A report from Reuters last week stated that an extremely low number of US citizens are reporting cryptocurrency gains on their taxes for the 2017 year. Tax filing season began January 29th and the deadline to submit 2017 tax returns is April 17th. Credit Karma, a company that offers tax preparation services, reported to Reuters that less than 100 people of the 250,000 who have filed 2017 taxes so far have reported cryptocurrency gains, representing only 0.04%. This is despite the fact that 57% of the 2000 Americans surveyed by the company claimed to have realized crypto gains in 2017.
While many Americans have not filed their taxes yet, it is clear that the majority are ignoring their crypto tax liabilities. Since about 2014, the IRS has provided guidance on the taxation of cryptocurrencies. They treat cryptocurrencies as properties, meaning any profits or losses from trading must be reported as capital gains or losses. Additionally, the IRS expects investors to report all crypto-to-crypto trades as the difference between purchase price and sale price in the equivalent fiat currency, rather than just reporting fiat-crypto transactions. This complicates the process significantly, especially for those who have executed a large number of trades. In order to accurately report taxes in this way, traders must keep an accurate record of their equivalent fiat cost basis for every trade, which is generally not reported by exchanges.
Complicating the tax preparation process even more is the fact that investors are unsure what values to use to benchmark their fiat cost basis in the first place. Many major exchanges do not offer fiat trading, so it is very unclear where to actually source the data for the cost basis of a purchase. Some investors use the Tether value of the base coin at the time of trading to calculate cost basis, while others use global averages or simply the fiat value on the exchange where the coins are ultimately sold for fiat. The latter method is probably the most accurate, but also the most complex. This method introduces a need to maintain real time data from multiple exchanges at once. This task is exceedingly difficult given the significant volatility that most cryptocurrencies experience on a daily basis.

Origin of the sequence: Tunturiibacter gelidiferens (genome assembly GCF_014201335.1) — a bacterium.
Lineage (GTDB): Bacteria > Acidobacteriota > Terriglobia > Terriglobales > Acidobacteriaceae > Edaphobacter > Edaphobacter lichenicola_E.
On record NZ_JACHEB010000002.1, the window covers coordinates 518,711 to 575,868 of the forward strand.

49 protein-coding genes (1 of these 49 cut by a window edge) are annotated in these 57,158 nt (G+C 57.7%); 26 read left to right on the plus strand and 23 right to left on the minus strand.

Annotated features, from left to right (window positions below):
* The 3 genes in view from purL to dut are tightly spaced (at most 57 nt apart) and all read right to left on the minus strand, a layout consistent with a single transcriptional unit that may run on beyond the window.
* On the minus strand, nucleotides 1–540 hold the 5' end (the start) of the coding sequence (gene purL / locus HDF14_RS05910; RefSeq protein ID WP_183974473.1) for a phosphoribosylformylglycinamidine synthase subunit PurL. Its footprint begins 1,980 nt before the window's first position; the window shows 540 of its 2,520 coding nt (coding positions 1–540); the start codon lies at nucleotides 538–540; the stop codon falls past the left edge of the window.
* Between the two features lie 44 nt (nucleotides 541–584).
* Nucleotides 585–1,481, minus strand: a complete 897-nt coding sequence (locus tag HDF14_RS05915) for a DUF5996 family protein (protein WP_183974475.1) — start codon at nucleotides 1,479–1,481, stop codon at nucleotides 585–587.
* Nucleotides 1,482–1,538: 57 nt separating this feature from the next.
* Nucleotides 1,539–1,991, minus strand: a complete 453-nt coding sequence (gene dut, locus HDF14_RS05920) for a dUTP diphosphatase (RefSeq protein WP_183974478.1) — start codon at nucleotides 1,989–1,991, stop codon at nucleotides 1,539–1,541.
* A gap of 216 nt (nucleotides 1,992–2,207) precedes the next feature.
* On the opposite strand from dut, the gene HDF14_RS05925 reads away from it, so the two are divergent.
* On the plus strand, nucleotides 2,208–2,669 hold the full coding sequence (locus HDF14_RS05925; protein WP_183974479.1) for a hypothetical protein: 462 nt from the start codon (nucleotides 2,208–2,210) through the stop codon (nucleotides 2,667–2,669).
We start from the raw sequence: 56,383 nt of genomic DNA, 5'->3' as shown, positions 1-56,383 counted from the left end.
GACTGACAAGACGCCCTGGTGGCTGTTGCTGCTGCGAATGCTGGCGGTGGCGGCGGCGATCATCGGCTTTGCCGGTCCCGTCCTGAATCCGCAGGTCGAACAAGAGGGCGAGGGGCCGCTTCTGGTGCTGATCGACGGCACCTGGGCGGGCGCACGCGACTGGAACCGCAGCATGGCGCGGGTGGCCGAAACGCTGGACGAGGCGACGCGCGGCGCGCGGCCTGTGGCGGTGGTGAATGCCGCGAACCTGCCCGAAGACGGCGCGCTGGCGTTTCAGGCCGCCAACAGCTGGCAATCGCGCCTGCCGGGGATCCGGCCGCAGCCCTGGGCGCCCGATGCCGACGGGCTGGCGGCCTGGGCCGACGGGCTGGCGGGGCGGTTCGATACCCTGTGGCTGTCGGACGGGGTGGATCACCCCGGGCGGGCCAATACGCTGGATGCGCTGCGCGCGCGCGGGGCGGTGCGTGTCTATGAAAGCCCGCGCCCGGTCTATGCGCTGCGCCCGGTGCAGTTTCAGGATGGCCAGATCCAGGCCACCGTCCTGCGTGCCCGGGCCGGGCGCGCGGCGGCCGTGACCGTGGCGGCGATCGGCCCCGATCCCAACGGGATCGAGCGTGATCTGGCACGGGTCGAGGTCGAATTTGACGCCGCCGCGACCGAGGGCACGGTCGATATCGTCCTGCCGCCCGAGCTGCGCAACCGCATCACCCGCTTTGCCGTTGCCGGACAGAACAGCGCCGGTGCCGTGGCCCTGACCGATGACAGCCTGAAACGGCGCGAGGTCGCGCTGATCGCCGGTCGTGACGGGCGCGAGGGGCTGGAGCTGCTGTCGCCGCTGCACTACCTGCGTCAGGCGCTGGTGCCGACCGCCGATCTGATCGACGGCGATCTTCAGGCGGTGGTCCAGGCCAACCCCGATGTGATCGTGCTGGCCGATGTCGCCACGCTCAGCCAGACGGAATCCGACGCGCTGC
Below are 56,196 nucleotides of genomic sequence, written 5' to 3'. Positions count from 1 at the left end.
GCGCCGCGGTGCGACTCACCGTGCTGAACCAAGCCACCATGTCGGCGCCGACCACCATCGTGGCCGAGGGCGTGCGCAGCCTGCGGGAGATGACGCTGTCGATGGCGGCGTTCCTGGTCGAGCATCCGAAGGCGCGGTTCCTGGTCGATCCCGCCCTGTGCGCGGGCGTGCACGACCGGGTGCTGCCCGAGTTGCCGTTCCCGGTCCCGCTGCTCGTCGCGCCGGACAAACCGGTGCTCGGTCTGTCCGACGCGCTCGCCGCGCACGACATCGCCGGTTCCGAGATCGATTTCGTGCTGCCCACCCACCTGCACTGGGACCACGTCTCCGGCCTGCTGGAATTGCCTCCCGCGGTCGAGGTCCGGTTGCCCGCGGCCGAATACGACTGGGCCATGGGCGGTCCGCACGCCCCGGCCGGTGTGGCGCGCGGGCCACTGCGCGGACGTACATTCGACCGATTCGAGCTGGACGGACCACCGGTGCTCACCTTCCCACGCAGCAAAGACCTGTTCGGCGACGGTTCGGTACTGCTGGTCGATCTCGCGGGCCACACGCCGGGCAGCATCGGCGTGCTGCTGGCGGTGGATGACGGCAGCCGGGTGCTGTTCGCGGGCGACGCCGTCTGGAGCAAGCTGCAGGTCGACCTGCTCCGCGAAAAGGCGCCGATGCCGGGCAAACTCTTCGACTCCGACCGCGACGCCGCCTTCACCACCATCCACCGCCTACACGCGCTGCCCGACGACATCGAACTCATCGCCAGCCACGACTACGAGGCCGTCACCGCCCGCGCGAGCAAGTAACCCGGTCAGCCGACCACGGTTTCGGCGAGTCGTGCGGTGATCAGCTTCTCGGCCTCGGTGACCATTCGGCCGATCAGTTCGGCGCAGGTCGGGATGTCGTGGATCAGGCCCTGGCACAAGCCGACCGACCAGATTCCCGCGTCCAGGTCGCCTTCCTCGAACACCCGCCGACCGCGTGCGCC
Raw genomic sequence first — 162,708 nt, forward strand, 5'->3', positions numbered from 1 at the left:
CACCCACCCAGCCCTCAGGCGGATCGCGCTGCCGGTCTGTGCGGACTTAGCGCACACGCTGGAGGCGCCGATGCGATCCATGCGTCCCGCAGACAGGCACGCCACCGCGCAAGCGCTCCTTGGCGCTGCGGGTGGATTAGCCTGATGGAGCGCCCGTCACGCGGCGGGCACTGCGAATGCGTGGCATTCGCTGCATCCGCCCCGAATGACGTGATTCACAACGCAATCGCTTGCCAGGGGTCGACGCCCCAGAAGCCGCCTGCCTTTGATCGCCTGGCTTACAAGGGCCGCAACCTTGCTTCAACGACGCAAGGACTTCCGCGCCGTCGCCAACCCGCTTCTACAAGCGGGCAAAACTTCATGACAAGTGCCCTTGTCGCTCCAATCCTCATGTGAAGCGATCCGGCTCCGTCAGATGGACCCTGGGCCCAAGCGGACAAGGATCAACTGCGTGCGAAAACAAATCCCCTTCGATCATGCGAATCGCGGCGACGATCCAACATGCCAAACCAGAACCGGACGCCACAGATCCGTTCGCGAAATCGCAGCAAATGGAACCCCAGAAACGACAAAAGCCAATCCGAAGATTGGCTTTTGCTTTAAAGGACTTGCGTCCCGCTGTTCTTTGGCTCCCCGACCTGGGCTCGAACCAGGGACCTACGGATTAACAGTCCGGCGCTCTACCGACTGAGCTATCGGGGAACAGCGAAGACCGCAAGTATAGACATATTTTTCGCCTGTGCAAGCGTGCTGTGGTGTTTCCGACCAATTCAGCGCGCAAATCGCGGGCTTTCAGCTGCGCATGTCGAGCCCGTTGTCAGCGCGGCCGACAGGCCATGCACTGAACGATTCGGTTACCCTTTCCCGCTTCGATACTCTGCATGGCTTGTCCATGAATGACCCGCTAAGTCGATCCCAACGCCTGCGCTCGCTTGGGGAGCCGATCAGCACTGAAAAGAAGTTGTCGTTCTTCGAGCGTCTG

Some speculate that the IRS intentionally drafted overly complex tax laws regarding cryptocurrency to discourage trading. This is a possibility as the regulatory environment surrounding cryptocurrencies is still in its infancy and the features and functions of various cryptocurrencies make money laundering and other financial crimes easier. At the very least, investors are encouraged to make a good faith effort in their tax filings if the volume of trades executed is too complex to find accurate historical cost basis.
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